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#9H.     Trapped Radiation -- History

  (Files in red–history)


7. Plasma

7a. Fluorescent lamp

    7H. Langmuir, 1927

8. Positive Ions

    8H. Arrhenius, 1884

9. Magnetic trapping

    9H. Poincaré, 1896

10. Trapped Motion

    10H. Einstein, 1910

10a. Particle Drift

11. Explorers 1/3

  11a. Geiger Counter

12. Rad. Belts

    12H. Argus 1958

12a. Inner Belt

12b. Outer Belt

        The trapping of particles by magnetic fields was first studied by Kristian Birkeland in Norway, starting around 1895. Birkeland aimed beams of electrons (called "cathode rays" in those days) at a magnet inside a vacuum chamber, and noted that they seemed to be channeled towards its near magnetic pole. He then asked his former teacher, the renowned French mathematician Henri Poincaré, to examine their motion. Poincaré managed to solve the motion of charged particles near an isolated magnetic pole, showing that they spiraled around field lines and that they were repelled from regions of strong field.

    Stoermer's Calculations

        An isolated magnetic pole is a mathematical abstraction and has not been observed (though a few people keep trying). Later Birkeland built bigger vacuum chambers and replaced the magnet with a magnetized sphere or "terrella" representing the Earth, noting that the electrons were channeled towards both its poles. A more practical problem, therefore, was particle motion near a compact bar magnet or "dipole", which better modeled the field of the Earth or of his terrella. Birkeland therefore suggested that problem to a friend, the mathematician Carl Stoermer, who devoted to it an appreciable part of his career. Stoemer never found a full solution, a formula which would predict the particle's motion to all time, like the formula for the motion of a single planet around an isolated sun. In fact, none exists in conventional mathematical terms, because the motion is inherently intricate (in today's terms, a "chaotic motion," an area pioneered by Poincaré). But he did show that large families of orbits would remain trapped forever.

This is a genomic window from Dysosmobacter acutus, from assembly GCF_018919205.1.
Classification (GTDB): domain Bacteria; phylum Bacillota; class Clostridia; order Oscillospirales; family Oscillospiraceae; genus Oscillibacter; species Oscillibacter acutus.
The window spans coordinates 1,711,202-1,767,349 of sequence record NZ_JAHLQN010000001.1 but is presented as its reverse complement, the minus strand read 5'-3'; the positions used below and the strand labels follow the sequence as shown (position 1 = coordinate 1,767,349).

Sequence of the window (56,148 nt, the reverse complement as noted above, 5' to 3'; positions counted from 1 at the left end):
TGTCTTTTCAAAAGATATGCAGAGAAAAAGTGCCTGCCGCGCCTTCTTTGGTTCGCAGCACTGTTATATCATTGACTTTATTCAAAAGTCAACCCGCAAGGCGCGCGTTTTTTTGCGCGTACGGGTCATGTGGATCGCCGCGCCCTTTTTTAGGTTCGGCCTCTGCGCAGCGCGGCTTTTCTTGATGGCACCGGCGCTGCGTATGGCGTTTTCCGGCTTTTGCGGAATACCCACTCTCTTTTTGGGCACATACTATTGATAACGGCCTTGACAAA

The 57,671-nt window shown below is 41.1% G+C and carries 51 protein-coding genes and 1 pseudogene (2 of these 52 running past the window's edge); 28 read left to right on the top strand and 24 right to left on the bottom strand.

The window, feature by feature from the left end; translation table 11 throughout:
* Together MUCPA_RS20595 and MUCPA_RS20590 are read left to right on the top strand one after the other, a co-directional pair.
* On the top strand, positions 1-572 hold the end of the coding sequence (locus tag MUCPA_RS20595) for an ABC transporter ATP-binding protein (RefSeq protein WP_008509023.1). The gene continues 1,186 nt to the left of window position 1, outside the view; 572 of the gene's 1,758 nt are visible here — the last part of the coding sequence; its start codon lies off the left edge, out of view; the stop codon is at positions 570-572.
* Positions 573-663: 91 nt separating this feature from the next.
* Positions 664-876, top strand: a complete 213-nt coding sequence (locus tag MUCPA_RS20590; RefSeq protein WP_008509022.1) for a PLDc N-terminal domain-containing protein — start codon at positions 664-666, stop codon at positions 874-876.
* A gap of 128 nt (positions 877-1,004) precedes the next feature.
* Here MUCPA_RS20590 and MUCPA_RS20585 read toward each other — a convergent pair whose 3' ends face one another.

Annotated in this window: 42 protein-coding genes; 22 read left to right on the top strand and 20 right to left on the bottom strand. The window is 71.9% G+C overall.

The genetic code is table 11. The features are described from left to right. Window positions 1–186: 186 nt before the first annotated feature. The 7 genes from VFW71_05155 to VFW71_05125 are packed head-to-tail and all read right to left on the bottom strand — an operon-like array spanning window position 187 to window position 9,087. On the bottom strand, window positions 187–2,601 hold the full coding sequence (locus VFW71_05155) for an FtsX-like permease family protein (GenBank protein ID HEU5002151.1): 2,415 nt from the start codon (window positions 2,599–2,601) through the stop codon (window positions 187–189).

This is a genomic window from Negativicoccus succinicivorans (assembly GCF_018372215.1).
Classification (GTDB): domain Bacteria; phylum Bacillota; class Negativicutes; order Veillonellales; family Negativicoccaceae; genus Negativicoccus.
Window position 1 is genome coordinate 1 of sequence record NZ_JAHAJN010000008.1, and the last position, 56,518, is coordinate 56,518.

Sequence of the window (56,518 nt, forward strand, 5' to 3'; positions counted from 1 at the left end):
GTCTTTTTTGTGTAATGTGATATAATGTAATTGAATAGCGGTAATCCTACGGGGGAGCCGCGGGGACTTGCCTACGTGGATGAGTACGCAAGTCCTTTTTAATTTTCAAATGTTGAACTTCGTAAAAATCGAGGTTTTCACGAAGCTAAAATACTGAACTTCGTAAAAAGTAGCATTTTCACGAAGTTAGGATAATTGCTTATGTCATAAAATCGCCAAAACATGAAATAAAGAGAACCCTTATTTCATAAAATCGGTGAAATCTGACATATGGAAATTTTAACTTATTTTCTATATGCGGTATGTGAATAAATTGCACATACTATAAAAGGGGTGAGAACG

The orbits Stoermer was most concerned with belonged to particles with rather high energies. In general they did not resemble tidy spirals, because they covered large sections of the magnetic field, and in the course of each excursion around the field, the intensity and direction of the magnetic field did not stay the same but varied appreciably. Later, when cosmic rays were discovered, it turned out that Stoermer's theory applied quite well to their motion: but it did not solve the mystery of the polar aurora, as Stoermer had hoped.

    Scientists in those days also wondered whether trapped particles were the cause of the mysterious "ring current" responsible for magnetic storms, but it was hard to imagine a process which created enough ions or electrons of cosmic ray energies to sustain them. Only in 1957 did S. Fred Singer (U. of Maryland) propose that the ring current may be carried by particles of much lower energies, injected somehow into trapped orbits during magnetic storms. In the following year the radiation belt was discovered--existing all the time, not just during storms--and gradually the details fell into place.